Elevated level of debt hinders growth potential

For 2022, the two biggest risks for China come from the dramatic development in the property market in the last 6 months, and the slew of regulations against the tech and e-commerce industry that were passed in the last 15 months. We have mentioned in our last Navigator the importance of the property sector as it contributes 30-40% of its GDP, with the financial sector having a 35-40% exposure to this sector. 60% of China’s household wealth is in property and this ratio is far larger than any developed countries. China property is also the largest asset class in the world at $50trn. In a worst-case scenario, the current earnings forecast for MSCI China could be halved to a low-single digit. However, we are reiterating that China is unlikely to suffer a housing crisis like in the US in 2007/08 because inventory is low and there is still a real demand of 6-7mn homes per year. The current inventory level is relatively low at 11 months for Tier-1 cities and 70 months in Tier-3 cities when compared to 2011crisis where at its peak, Tier-1 cities had 21 months of inventory and Tier-3 cities, 10 months. When compared to its past housing crisis of 2008, 2011 and 2014, the new construction starts have fallen even faster within a shorter period largely due to lack of access to funding channels in this episode as the banks have been reducing their exposures to developers, while the credit markets have been shut for them for the last 7 months. The bright side of this sharp decline in new starts means the current inventory will be depleted faster and does not pose a supply deluge that could pressure selling price further. This is not China’s first housing crisis, and it will not be its last.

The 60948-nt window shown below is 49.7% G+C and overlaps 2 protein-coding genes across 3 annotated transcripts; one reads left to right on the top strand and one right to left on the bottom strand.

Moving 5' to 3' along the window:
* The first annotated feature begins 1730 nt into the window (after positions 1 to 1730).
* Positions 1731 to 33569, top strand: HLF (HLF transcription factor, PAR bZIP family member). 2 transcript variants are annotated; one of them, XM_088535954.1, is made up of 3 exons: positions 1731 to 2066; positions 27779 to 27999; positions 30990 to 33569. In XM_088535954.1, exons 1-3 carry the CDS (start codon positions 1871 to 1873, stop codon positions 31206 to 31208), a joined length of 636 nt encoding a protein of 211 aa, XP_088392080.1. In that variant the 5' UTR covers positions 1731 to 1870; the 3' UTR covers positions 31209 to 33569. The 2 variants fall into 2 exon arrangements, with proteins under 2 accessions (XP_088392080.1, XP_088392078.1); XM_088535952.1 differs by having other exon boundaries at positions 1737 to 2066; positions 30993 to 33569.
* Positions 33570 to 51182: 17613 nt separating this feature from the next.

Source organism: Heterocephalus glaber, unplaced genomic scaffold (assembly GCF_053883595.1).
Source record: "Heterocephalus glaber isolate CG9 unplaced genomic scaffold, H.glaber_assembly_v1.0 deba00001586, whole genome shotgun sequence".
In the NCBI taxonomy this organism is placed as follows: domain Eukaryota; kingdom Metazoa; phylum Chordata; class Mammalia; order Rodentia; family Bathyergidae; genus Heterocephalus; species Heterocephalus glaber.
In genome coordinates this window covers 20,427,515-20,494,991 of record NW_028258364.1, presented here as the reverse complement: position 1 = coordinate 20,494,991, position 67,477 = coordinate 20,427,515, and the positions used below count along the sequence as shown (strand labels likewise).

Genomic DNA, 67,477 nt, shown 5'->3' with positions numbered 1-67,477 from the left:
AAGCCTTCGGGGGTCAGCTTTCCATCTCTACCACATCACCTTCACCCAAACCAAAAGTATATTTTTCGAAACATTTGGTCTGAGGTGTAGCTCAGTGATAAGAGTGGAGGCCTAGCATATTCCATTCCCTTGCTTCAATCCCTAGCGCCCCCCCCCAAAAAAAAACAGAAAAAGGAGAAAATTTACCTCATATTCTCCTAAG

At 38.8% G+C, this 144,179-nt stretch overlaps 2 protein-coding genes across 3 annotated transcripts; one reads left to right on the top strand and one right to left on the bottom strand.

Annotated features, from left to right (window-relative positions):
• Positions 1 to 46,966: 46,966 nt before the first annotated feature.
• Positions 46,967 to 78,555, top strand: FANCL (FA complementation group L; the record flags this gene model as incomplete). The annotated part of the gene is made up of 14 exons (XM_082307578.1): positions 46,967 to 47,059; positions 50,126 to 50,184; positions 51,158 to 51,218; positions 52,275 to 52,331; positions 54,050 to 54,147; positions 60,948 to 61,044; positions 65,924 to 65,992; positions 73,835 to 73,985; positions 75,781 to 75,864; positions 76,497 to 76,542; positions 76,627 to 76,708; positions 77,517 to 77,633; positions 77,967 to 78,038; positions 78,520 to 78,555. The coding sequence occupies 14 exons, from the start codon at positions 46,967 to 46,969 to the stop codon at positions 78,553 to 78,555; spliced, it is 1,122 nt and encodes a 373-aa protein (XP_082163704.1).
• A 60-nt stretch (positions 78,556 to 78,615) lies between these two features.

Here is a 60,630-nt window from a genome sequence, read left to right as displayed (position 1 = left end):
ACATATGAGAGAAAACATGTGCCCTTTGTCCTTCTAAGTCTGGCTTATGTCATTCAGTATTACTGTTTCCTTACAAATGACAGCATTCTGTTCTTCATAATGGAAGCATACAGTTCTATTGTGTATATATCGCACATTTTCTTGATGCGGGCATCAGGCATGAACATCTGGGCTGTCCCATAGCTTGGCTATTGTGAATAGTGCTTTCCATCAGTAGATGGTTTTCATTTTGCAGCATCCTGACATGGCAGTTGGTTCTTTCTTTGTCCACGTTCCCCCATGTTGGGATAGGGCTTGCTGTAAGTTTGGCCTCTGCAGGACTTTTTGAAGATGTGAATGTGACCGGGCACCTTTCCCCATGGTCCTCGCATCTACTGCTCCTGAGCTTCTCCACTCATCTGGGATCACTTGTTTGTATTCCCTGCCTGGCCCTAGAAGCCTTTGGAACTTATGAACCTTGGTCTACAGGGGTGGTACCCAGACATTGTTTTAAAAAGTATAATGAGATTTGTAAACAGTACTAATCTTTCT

Inventory lower and new starts declined faster 

But there is still a 6-7mn medium-term housing need

This property malaise is government orchestrated. Their long-term policy objective of ensuring “housing is not living, not speculating” is a noble one. Unaffordable housing is a detriment to long-term sustainable growth and anathema to social division. However, the Chinese government was trying to achieve this objective while at the same time exorcising the supply chain off its excess leverage. They have pulled these two triggers too fast, but since November they have started to ease selectively. We expect more to be done in the coming months including the possible extension to the adherence of the “Three Red Lines” that governs leverage, approvals to allow onshore bond issuance, and more moral suasion for the banks to lend credit-worthy developers particularly towards their national agenda to encourage further consolidation. The most critical development to watch is the easing of the project escrow account of the developers. The indiscriminate tightening of outflow from the escrow accounts has been the single most damaging regulation that has they have applied. This has led to cashflow problems even for well-managed developers.

Selective easing in China real estate since November 2021

The latest sales trend has been encouraging for both new sales as well as secondary sales. They have bottomed in early Nov while pricing declined has stabilized even for secondary transactions.

New sales bottomed and moving towards trend

Secondary sales ASPs are recovering too

The last 15 months have seen unprecedent regulatory edicts issued by the Chinese government on a wide array of industries. But in a study by UBS that compares to China regulatory regime to the US and Europe, they have posited that much of these new regulations are merely catching up to the global standards of which some of them have been around for decades. While the fines imposed on a standalone basis seem large, when compared to the fines by the US and Europe on the large global tech names, they do not appear excessive.

Key regulations enacted in China are merely catching up to global standards

Fines imposed on the Chinese companies are within global norms

The intended effects of these various regulations have been felt. The market dominance of the leading players has been reduced while their profitability is now within global peers.

Market dominance has been reduced

Not earnings excess profits now

Asset Allocation Strategy 

Fixed Income: Upgrade to Neutral. For the first time in years, we are upgrading Fixed Income to Neutral. The upgrade pertains to government bonds and our preference for high-yield and emerging markets remains unchanged. We have already outlined the fundamental premise for inflation to moderate as early as 2Q22 but there are also many technical factors in favour of this non-consensus upgrade.